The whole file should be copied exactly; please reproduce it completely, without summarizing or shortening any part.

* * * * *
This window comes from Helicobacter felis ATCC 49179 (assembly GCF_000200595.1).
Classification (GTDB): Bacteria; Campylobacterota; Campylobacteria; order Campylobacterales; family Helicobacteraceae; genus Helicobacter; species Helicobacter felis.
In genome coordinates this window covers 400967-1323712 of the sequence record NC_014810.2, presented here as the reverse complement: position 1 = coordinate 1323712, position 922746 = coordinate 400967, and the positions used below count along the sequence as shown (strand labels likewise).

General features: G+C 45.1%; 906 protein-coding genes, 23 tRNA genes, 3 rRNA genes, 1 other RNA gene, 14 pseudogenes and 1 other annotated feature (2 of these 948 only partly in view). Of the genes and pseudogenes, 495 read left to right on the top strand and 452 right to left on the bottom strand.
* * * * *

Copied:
This window comes from Helicobacter felis ATCC 49179 (assembly GCF_000200595.1).
Classification (GTDB): Bacteria; Campylobacterota; Campylobacteria; order Campylobacterales; family Helicobacteraceae; genus Helicobacter; species Helicobacter felis.
In genome coordinates this window covers 400967-1323712 of the sequence record NC_014810.2, presented here as the reverse complement: position 1 = coordinate 1323712, position 922746 = coordinate 400967, and the positions used below count along the sequence as shown (strand labels likewise).

General features: G+C 45.1%; 906 protein-coding genes, 23 tRNA genes, 3 rRNA genes, 1 other RNA gene, 14 pseudogenes and 1 other annotated feature (2 of these 948 only partly in view). Of the genes and pseudogenes, 495 read left to right on the top strand and 452 right to left on the bottom strand.